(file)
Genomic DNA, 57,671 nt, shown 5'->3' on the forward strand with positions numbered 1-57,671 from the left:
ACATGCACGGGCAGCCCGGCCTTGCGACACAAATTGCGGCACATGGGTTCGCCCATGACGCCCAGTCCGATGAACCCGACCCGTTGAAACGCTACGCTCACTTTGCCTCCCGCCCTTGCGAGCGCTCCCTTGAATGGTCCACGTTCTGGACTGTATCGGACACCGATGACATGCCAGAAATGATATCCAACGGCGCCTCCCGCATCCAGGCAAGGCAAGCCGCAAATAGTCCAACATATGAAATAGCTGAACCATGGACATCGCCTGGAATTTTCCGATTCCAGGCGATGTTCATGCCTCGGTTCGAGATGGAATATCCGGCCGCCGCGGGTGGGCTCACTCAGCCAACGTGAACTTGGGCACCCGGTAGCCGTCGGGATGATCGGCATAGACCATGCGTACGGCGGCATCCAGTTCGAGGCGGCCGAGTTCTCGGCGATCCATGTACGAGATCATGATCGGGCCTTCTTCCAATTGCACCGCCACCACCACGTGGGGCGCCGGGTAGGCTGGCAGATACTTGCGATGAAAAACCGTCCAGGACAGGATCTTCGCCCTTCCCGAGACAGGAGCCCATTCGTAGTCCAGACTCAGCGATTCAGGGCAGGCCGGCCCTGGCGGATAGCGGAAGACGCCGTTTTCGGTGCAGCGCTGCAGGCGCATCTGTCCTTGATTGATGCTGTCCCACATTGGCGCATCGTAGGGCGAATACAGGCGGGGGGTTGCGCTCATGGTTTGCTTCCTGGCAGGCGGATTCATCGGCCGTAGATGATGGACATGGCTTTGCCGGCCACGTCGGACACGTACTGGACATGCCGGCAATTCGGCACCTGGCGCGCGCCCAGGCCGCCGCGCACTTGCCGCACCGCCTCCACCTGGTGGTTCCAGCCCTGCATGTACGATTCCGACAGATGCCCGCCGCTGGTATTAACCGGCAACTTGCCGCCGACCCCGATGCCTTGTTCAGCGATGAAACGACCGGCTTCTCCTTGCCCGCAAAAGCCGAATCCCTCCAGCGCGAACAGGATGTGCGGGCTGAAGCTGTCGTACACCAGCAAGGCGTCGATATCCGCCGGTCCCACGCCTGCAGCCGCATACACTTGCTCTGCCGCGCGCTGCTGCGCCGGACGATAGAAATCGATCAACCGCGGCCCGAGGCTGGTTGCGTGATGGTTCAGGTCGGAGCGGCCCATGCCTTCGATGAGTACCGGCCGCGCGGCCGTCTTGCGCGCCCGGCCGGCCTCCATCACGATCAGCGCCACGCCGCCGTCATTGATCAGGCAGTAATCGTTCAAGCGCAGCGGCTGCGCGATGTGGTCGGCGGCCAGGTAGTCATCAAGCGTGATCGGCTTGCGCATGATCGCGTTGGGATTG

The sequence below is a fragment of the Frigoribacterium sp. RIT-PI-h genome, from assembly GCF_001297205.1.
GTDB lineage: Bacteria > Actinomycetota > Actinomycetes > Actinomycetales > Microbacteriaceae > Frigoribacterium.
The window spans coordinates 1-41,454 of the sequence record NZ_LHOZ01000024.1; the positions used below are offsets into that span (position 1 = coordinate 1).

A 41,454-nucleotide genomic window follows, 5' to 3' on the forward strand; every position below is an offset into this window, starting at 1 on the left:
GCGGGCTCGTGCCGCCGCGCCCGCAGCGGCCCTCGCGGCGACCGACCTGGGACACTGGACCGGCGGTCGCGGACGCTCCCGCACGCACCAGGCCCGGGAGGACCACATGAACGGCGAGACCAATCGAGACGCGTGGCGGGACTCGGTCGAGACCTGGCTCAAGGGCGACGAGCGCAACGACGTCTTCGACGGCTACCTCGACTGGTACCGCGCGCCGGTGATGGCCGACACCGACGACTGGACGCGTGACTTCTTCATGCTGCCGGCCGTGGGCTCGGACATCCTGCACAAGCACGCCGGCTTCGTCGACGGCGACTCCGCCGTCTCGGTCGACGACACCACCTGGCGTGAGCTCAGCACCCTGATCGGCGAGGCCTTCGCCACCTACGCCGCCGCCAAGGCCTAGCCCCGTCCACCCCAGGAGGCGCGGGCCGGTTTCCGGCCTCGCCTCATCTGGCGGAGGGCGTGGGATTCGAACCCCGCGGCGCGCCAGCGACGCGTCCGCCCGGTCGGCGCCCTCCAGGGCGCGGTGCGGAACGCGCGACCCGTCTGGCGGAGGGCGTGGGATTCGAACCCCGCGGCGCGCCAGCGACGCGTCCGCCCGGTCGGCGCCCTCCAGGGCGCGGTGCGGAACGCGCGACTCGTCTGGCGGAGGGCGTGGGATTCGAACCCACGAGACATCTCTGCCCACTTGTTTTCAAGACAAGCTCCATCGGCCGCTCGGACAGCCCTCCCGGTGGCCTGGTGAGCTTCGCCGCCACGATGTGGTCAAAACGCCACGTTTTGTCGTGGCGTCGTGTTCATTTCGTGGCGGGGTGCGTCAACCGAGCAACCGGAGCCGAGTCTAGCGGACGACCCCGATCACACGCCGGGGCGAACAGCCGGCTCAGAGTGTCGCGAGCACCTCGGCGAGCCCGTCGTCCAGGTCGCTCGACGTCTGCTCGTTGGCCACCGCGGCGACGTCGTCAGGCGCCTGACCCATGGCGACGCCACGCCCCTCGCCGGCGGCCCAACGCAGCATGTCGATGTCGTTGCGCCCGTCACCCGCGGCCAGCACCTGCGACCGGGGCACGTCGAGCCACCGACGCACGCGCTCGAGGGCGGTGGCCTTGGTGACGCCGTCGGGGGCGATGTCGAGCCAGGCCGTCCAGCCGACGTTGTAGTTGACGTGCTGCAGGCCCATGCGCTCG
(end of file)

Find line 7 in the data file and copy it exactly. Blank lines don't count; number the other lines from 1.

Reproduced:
GCGGGCTCGTGCCGCCGCGCCCGCAGCGGCCCTCGCGGCGACCGACCTGGGACACTGGACCGGCGGTCGCGGACGCTCCCGCACGCACCAGGCCCGGGAGGACCACATGAACGGCGAGACCAATCGAGACGCGTGGCGGGACTCGGTCGAGACCTGGCTCAAGGGCGACGAGCGCAACGACGTCTTCGACGGCTACCTCGACTGGTACCGCGCGCCGGTGATGGCCGACACCGACGACTGGACGCGTGACTTCTTCATGCTGCCGGCCGTGGGCTCGGACATCCTGCACAAGCACGCCGGCTTCGTCGACGGCGACTCCGCCGTCTCGGTCGACGACACCACCTGGCGTGAGCTCAGCACCCTGATCGGCGAGGCCTTCGCCACCTACGCCGCCGCCAAGGCCTAGCCCCGTCCACCCCAGGAGGCGCGGGCCGGTTTCCGGCCTCGCCTCATCTGGCGGAGGGCGTGGGATTCGAACCCCGCGGCGCGCCAGCGACGCGTCCGCCCGGTCGGCGCCCTCCAGGGCGCGGTGCGGAACGCGCGACCCGTCTGGCGGAGGGCGTGGGATTCGAACCCCGCGGCGCGCCAGCGACGCGTCCGCCCGGTCGGCGCCCTCCAGGGCGCGGTGCGGAACGCGCGACTCGTCTGGCGGAGGGCGTGGGATTCGAACCCACGAGACATCTCTGCCCACTTGTTTTCAAGACAAGCTCCATCGGCCGCTCGGACAGCCCTCCCGGTGGCCTGGTGAGCTTCGCCGCCACGATGTGGTCAAAACGCCACGTTTTGTCGTGGCGTCGTGTTCATTTCGTGGCGGGGTGCGTCAACCGAGCAACCGGAGCCGAGTCTAGCGGACGACCCCGATCACACGCCGGGGCGAACAGCCGGCTCAGAGTGTCGCGAGCACCTCGGCGAGCCCGTCGTCCAGGTCGCTCGACGTCTGCTCGTTGGCCACCGCGGCGACGTCGTCAGGCGCCTGACCCATGGCGACGCCACGCCCCTCGCCGGCGGCCCAACGCAGCATGTCGATGTCGTTGCGCCCGTCACCCGCGGCCAGCACCTGCGACCGGGGCACGTCGAGCCACCGACGCACGCGCTCGAGGGCGGTGGCCTTGGTGACGCCGTCGGGGGCGATGTCGAGCCAGGCCGTCCAGCCGACGTTGTAGTTGACGTGCTGCAGGCCCATGCGCTCG